Monday, April 20, 2009

Damn Yankees

Okay, so this is going to get a lot of play among the thriller community. As reported in UK trade publication, The Bookseller, three British thriller writers have formed The Curzon Group to “end the reign of the production-line American thriller writers” and return the focus to domestic British authors.

Here's a link to the story:

And here's a link to their website: Note the jingoistic quote from Jeffrey Archer on the first page. Hmmm, Jeffrey Archer accusing others of churning out cookie cutter bestsellers....

They name-check James Patterson, John Grisham and Dan Brown as three of the main culprits when it comes to adhering to a rigid formula. By the way, if anyone actually has that secret formula, please email me.

I'll come clean and confess that I find the intellectual snobbery which surrounds the work of these writers, well, boring. As I do the snobbery towards the genre from 'literary' writers. Brown, Grisham and Patterson are consummate storytellers. Reaching a mass audience as they do is a rare ability. Archer has it too incidentally.

I'll also confess to the fact that while there are a number of British thriller writers I absolutely love, such as Simon Kernick, Zoe Sharp, and of course the Godfather himself, Lee Child, I read way more American writers than I do Brits.

Debate is healthy, this is a great bit of publicity for the three writers involved, but to suggest that there is some kind of cultural discrimination going on...gimme a freakin' break.

Sean Black's debut novel Lockdown is published on July 30th, 2009.


Karen Dionne said...

This is interesting, Sean - thanks for posting. The thing about stuff like this is it divides the thriller community unnecessarily. Who really cares whether a story was written by a man or a woman, or by a Brit or an American, as long as it's a great story?

Sean Black said...

I think it's best taken with a pinch of salt, Karen. It kind of made me laugh when I read it originally. There's some delicious irony when it comes to Jeffery Archer's endorsement.

Debate's healthy and what I love about this genre is that it's a very broad church.

Matt Hilton said...

I'm a Brit, setting my books in America. Where does that leave me?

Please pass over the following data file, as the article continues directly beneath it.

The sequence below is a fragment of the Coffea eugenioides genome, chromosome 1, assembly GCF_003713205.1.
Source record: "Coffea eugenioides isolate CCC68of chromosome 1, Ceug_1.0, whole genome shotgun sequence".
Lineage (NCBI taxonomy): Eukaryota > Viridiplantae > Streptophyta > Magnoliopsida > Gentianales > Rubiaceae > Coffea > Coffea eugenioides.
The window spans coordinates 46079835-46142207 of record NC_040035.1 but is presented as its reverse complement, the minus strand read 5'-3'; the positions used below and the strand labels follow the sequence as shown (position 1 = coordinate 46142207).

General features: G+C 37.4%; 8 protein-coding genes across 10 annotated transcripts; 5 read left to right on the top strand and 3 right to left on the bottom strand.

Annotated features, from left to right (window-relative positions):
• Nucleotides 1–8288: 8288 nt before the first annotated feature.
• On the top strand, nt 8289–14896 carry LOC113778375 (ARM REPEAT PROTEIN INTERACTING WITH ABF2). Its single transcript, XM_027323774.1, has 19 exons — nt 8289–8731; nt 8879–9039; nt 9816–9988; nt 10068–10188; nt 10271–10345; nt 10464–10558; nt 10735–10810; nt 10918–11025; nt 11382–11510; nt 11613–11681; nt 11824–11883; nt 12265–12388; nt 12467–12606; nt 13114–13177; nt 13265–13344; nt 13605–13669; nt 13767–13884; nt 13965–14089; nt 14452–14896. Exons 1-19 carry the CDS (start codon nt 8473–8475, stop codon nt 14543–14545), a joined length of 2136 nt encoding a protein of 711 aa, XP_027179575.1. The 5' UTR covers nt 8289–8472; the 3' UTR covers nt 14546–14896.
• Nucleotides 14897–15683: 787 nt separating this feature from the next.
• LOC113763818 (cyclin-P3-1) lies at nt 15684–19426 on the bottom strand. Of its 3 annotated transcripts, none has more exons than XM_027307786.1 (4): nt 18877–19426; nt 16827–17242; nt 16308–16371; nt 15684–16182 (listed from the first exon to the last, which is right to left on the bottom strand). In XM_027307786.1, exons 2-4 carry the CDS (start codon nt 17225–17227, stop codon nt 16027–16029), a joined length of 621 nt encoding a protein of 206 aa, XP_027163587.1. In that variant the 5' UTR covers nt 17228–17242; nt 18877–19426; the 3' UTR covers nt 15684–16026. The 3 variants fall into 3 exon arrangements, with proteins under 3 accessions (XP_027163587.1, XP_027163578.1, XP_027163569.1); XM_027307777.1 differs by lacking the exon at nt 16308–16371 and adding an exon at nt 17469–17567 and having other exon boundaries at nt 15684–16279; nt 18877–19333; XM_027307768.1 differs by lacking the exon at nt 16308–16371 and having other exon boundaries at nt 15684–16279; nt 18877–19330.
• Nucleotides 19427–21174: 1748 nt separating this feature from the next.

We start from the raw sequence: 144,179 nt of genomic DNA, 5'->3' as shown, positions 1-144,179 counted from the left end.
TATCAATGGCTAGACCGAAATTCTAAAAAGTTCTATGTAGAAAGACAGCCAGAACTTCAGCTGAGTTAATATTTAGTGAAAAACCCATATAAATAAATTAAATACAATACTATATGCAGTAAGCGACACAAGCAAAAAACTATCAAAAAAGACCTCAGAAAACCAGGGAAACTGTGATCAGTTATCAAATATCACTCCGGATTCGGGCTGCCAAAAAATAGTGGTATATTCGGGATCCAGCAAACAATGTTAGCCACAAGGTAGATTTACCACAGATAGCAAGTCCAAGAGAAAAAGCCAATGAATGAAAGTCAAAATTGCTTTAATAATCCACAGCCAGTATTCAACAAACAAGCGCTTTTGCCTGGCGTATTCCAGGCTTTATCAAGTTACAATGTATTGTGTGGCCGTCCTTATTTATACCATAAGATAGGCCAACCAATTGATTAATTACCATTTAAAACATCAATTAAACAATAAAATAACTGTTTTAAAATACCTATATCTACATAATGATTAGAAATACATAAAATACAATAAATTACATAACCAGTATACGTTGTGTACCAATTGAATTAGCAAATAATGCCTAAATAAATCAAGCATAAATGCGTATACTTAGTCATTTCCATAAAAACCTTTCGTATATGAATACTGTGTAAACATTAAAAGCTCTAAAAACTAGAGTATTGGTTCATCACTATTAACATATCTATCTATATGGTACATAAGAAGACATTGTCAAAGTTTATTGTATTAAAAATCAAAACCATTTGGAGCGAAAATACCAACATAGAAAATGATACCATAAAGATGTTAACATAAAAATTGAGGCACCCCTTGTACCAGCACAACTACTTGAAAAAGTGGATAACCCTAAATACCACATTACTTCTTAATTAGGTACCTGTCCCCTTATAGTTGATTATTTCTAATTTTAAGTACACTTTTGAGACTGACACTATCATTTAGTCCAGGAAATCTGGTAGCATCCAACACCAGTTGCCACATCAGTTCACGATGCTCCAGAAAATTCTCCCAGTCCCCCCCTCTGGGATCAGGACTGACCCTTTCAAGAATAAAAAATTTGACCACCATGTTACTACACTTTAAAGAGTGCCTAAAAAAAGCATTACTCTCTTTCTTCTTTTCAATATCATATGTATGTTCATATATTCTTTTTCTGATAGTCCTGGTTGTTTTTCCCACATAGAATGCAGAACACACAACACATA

Karen Dionne said...

Sarah Weinman has a nice take on this, as always, over on Confessions of an Idiosyncratic Mind:

mattlynn said...

Thanks for posting about our new group. We weren't attacking all American thrillers, that would be silly. There are some fantastic American writers. Our problem with someone like Patterson is that he is churning out eight ghost-written books a year, and filling the space in the bookshops and the publishers schedules that could be offered to new British writers (the same charge could be levelled at the British SAS writers like Andy McNab and Chris Ryan incidentally). It has become very cynical, so we'd like to open up some space for readers to try out some new writers. That's all. If Sean or Matt Hilton or any of the other writers here would like to join us, that would be great - we only started with three because we happen to know each other.

Sean Black said...


Thanks for posting. That actually makes a bit more sense to me. I think there are editors and publishing houses in the UK who do find it easier to buy tried-and-tested American writers rather than finding British writers who would fill those slots. That said, I'm not sure I wouldn't do exactly the same in their shoes.

But are British thriller writers really being shut out? That's not my experience at all. I've had unbelievable support from my publisher. I'm guessing Matt would say the same.

I'll certainly give your offer careful consideration, but you should think about joining ITW. It's a fantastic organisation and provides a tremendous support network for thriller writers, whatever their gender or nationality, or wherever their books are set.


Matt Lynn said...


Likewise, I've had great support from Headline. But we're all going to have to work hard to get readers to try our books. I'm already a member of the ITW, and I think it's doing a great job. Curzon is a much more local initiative. Anyway, drop me an e-mail via the website and we'll see if we can meet up.